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De Bruaene A.V.,University Hospitals Leuven | Delcroix M.,University Hospitals Leuven | Pasquet A.,University Hospitals St Luc Brussels | De Backer J.,Ghent University | And 3 more authors.
International Journal of Cardiology | Year: 2011

Aims: Atrial fibrillation and flutter remain an important cause of morbidity in adults with atrial septal defect (ASD). This study aimed at investigating predictors for late (≥ 1 month after repair) atrial arrhythmia. Methods: Patients who underwent ASD closure after the age of 18 years, were selected through the databases of three medical centres in Belgium. Preprocedural, periprocedural and follow-up data were extracted. Univariate and multivariate Cox-regression analysis was performed. Kaplan-Meier analysis was performed for any independent predictor of late atrial arrhythmia. Results: A total of 155 patients (38 men and 117 women) was included. Twenty-four patients (median age 48.3 years, range 19.9-79.8) underwent surgical and 131 (median age 57.6 years, range 18.2-86.9) underwent transcatheter closure. Thirty-nine patients (25.2%) presented with late atrial arrhythmia. Male gender (P = 0.008), creatinine (P = 0.002), atrial arrhythmia before (P < 0.0001) and within 1 month after repair (P = 0.001) and a mean pulmonary artery pressure (mPAP) ≥ 25 mm Hg (P < 0.0001) correlated with late atrial arrhythmia in univariate Cox-regression analysis. Multivariate analysis showed that mPAP ≥ 25 mm Hg (HR 3.72; 95%CI 1.82-7.59; P < 0.0001) and the presence of atrial arrhythmia before (HR 3.22; 95%CI 1.56-6.66; P = 0.002) and within 1 month after repair (HR 2.08; 95%CI 2.08-15.92; P = 0.001) were predictive of late atrial arrhythmia. Kaplan-Meier analysis showed that patients with a mPAP ≥ 25 mm Hg had a higher risk at developing late atrial arrhythmia (P < 0.0001). Conclusion: In patients with ASD type secundum, a mPAP ≥ 25 mm Hg is an independent predictor of late atrial arrhythmia. The presence of pulmonary hypertension before repair should raise awareness for atrial arrhythmias and may be used to guide therapy. © 2010 Elsevier Ireland Ltd. All rights reserved. Source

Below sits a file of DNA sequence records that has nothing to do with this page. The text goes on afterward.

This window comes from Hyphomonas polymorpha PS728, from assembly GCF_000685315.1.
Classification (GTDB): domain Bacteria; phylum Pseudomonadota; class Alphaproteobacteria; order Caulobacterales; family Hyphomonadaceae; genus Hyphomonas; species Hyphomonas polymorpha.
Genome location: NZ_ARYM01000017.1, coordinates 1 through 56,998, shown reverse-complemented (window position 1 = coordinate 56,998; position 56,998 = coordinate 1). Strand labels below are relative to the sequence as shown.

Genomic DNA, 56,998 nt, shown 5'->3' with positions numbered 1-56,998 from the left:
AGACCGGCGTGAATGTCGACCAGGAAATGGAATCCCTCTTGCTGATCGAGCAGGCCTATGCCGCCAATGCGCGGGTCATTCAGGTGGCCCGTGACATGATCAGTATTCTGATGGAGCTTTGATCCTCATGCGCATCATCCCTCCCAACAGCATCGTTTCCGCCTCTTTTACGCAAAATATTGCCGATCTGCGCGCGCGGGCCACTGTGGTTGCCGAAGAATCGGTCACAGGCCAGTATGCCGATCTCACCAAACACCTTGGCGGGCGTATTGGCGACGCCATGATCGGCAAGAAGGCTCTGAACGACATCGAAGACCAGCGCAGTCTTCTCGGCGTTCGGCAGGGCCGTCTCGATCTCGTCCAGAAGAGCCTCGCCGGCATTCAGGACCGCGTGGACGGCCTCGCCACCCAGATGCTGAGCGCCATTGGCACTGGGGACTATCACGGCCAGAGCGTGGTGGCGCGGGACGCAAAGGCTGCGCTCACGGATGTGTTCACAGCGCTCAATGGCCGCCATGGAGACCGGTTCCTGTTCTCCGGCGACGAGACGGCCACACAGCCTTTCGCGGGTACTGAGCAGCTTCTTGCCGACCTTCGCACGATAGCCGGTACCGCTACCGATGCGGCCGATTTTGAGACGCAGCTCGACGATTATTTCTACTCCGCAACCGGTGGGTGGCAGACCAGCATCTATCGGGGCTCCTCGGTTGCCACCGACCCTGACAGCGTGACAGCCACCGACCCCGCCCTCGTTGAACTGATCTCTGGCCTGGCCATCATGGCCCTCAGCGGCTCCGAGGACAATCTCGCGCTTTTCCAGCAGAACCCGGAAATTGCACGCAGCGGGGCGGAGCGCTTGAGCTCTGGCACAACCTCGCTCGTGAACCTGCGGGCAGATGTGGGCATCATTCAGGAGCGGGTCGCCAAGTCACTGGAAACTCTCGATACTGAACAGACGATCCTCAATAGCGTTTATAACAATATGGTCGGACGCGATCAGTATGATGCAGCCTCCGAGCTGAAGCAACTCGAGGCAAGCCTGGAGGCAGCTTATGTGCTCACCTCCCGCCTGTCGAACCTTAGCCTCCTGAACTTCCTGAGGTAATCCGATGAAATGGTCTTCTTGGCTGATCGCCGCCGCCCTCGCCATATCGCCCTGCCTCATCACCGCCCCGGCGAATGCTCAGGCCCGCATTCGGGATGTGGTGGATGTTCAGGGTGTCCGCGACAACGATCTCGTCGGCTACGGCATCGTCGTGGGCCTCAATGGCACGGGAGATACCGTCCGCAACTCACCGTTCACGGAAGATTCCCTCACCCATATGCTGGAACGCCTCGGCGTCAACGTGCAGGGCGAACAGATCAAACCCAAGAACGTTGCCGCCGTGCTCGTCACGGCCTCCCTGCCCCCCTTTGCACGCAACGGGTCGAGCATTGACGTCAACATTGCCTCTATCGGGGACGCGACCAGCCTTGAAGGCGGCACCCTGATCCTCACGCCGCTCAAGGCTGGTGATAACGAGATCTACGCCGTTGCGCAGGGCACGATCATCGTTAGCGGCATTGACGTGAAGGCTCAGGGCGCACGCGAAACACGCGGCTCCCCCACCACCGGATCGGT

De Bruaene A.V.,University Hospitals Leuven | Moons P.,University Hospitals Leuven | Belmans A.,University Hospitals Leuven | Post M.C.,St. Antonius Hospital | And 7 more authors.
International Journal of Cardiology | Year: 2013

Objectives: To develop a quantitative event-free prediction model of late atrial arrhythmia after atrial septal defect (ASD) repair. Background: The clinical management of ASD is driven by risk factors that determine the occurrence of late atrial arrhythmia. Methods: Data from ASD type secundum patients, included in the Belgian Congenital Heart Disease Registry, were analyzed. Based on review of the literature, age at repair, gender, pulmonary hypertension, atrial arrhythmia before and within one month after repair were included in the model. Using Cox-regression analysis, a weighted risk score was derived, which was validated using the Brier score. Results: A total of 155 patients (117 women; median age at follow-up 53.9 years, range 18.0-78.8) having 349 follow-up years was included. Thirty-nine patients (25.2%) presented with late atrial arrhythmia. Multivariate analysis showed that a mPAP ≥ 25 mmHg (HR 4.39; 95%CI 2.17-9.09; P < 0.0001), the presence of atrial arrhythmia before (HR 3.52; 95%CI 1.75-7.14; P = 0.002) and ≤ 1 month after repair (HR 6.62; 95%CI 2.38-20.00; P < 0.0001) and gender (HR 2.18 95%CI 1.11-4.35) were associated with late atrial arrhythmia. A risk score (0 to 28 points) to predict atrial arrhythmia free survival was derived for follow-up times ranging from one to 5 years. Mean Brier score for the model was 0.10. Conclusions: We formulated a well validated risk model to predict arrhythmia-free survival in ASD patients undergoing ASD repair. Further research is needed whether this model can be used for individual clinical risk stratification and whether the model can be adapted for application in other congenital heart defects. © 2011 Elsevier Ireland Ltd. All rights reserved. Source


Van De Bruaene A.,University Hospitals Leuven | Delcroix M.,University Hospitals Leuven | Pasquet A.,University Hospitals St Luc Brussels | De Backer J.,Ghent University | And 6 more authors.
European Heart Journal | Year: 2011

Aims Iron deficiency is common in patients with Eisenmenger syndrome (ES). This study aimed at evaluating (i) whether iron deficiency is related with adverse outcome, (ii) the determinants of iron deficiency, and (iii) the relation between iron reserves and haemoglobin level in a contemporary cohort of ES patients. Methods and resultsAll ES patients, older than 18 years, selected from the Belgian Eisenmenger registry, were prospectively followed using a web-based registry. Univariate Cox-regression analysis was performed to evaluate the relation with outcome, defined as all-cause mortality, transplantation, and hospitalisation due to cardiopulmonary causes. Bivariate analysis was performed where applicable.A total of 68 patients with a complete dataset (mean age 36.9 ± 14.2 years; 30.9 male) were included. During a median follow-up time of 3.1 years, 21 patients (30.9) reached the predefined endpoint. New York Heart Association (NYHA) class Source

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